This Supernova award can be earned by Cub Scouts like you who want to soar in science.

Requirements

1. Complete the adventure appropriate for your rank and complete option A or option B.

Adventures

  • Wolf Cub Scouts: Code of the Wolf
  • Bear Cub Scouts: Make It Move

Option A: Do all of the following:

  • Keep track of the money you earn and spend for three weeks.
  • Geometry: Select a simple shape or figure. Observe the world around you for at least a week and keep a record of where you see this shape or figure and how it is used.
  • Visit a bank and have someone explain how interest works. Use the current interest rate and calculate how much interest different sums of money will earn.

Option B: Do all of the following:

  • Measure how you use your time by keeping a diary or log of what you do for a week. Then make a chart or graph to display how you spend your time.
  • Measure, mix, and prepare at least two recipes. Share your snacks with family, friends, or your den.
  • Study geometry in architecture by exploring your neighborhood or community. Look at different types of buildingshouses, places of worship, businesses, etc.-and create a presentation (a set of photographs, a collage of pictures from newspapers and magazines, a model) that you can share with your den or pack to show what you have seen and learned about shapes in architecture.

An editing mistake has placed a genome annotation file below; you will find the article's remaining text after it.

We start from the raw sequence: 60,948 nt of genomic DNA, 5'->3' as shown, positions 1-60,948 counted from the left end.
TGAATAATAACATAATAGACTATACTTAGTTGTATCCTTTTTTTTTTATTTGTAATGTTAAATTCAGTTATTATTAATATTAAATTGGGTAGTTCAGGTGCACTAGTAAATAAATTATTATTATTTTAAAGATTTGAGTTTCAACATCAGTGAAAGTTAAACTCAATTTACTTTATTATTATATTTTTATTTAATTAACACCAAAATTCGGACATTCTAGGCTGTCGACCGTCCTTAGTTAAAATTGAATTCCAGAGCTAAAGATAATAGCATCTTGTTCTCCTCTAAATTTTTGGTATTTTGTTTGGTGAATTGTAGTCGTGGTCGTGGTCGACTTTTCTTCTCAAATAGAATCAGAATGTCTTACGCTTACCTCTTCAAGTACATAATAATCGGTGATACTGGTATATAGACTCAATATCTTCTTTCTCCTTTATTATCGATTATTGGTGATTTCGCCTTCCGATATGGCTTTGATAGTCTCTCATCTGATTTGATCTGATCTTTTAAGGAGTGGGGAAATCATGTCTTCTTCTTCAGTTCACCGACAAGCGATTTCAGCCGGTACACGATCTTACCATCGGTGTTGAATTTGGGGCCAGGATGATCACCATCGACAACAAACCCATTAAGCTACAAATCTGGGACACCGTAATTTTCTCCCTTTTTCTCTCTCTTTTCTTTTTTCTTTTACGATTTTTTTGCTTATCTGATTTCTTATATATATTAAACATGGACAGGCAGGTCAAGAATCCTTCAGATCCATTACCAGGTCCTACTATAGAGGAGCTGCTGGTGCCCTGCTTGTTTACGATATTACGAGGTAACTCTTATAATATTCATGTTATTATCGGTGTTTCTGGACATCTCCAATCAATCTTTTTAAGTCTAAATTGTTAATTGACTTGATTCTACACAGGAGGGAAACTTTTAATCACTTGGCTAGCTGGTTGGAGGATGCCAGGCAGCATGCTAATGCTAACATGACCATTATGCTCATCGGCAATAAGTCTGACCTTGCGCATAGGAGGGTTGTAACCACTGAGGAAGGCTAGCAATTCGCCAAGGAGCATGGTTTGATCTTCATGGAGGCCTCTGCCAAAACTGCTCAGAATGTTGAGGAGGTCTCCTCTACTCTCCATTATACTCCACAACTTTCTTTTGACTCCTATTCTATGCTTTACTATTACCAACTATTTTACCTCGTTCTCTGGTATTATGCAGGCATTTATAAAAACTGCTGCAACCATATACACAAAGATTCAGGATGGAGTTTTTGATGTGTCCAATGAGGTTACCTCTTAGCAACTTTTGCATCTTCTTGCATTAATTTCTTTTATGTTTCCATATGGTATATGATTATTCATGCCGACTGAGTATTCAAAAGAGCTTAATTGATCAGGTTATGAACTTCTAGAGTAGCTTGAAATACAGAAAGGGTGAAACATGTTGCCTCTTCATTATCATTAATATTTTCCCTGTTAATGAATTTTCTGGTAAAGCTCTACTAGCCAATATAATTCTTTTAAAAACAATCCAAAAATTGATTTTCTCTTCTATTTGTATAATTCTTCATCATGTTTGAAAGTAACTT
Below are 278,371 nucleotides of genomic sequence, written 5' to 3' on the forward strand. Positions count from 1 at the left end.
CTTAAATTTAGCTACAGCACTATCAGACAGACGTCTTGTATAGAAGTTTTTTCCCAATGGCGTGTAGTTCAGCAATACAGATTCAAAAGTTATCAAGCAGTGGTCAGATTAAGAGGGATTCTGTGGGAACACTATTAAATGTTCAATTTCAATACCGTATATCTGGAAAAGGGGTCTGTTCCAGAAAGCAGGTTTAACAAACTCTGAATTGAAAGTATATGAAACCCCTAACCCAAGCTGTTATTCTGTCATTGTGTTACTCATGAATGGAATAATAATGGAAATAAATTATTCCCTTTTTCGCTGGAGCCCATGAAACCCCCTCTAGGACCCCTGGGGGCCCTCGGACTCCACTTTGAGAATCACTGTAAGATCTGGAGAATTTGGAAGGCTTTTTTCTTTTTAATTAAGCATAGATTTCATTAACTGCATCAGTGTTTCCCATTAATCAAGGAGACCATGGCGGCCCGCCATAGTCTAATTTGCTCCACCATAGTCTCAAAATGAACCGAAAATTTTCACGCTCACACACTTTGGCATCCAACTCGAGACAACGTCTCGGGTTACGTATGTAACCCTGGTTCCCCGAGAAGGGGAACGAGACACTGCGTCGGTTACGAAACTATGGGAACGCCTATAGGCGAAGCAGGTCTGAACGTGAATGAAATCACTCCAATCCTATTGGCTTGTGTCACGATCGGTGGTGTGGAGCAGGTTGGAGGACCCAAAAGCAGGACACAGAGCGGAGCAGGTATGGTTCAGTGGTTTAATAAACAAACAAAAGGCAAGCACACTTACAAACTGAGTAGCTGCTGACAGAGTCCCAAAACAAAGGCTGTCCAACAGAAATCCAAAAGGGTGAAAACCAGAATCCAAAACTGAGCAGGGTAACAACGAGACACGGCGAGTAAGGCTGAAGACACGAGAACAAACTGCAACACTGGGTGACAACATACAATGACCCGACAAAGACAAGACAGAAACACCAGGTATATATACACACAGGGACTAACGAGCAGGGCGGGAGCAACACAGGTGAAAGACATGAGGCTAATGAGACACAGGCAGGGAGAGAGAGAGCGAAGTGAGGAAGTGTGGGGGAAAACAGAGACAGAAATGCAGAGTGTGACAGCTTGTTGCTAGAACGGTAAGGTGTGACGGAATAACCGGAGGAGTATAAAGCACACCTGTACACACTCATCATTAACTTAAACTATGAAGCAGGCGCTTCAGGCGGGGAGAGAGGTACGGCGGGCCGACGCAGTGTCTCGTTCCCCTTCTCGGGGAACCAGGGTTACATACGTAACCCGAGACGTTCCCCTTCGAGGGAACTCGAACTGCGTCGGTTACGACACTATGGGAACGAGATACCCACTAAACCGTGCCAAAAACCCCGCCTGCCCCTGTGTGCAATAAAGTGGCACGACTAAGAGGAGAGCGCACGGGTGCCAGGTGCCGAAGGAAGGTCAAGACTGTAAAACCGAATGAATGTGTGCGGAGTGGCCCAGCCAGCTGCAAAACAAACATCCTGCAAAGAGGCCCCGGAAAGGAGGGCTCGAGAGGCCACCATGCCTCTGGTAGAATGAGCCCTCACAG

2. Complete the adventure appropriate for your rank or complete option A or B.

Adventures

  • Wolf Cub Scouts: Call of the Wild
  • Bear Cub Scouts: Forensics

Option A: Do all of the following:

  • Go shopping with an adult and use a calculator to add up how much the items you buy will cost. See whether your total equals the total at check out.
  • Explain the meaning of these statistical words and tools: data, averaging, tally marks, bar graph, line graph, pie chart, and percentage.
  • Study a newspaper or online news source, with your parent’s or guardian’s permission, to find as many examples as you can of statistical information.

Option B: Do both of the following:

  • Explain to your den or your Mentor how a meteorologist or insurance company (or someone else) might use the mathematics of probability to predict what might happen in the future (i.e., the chance that it might rain, or the chance that someone might be in a car accident).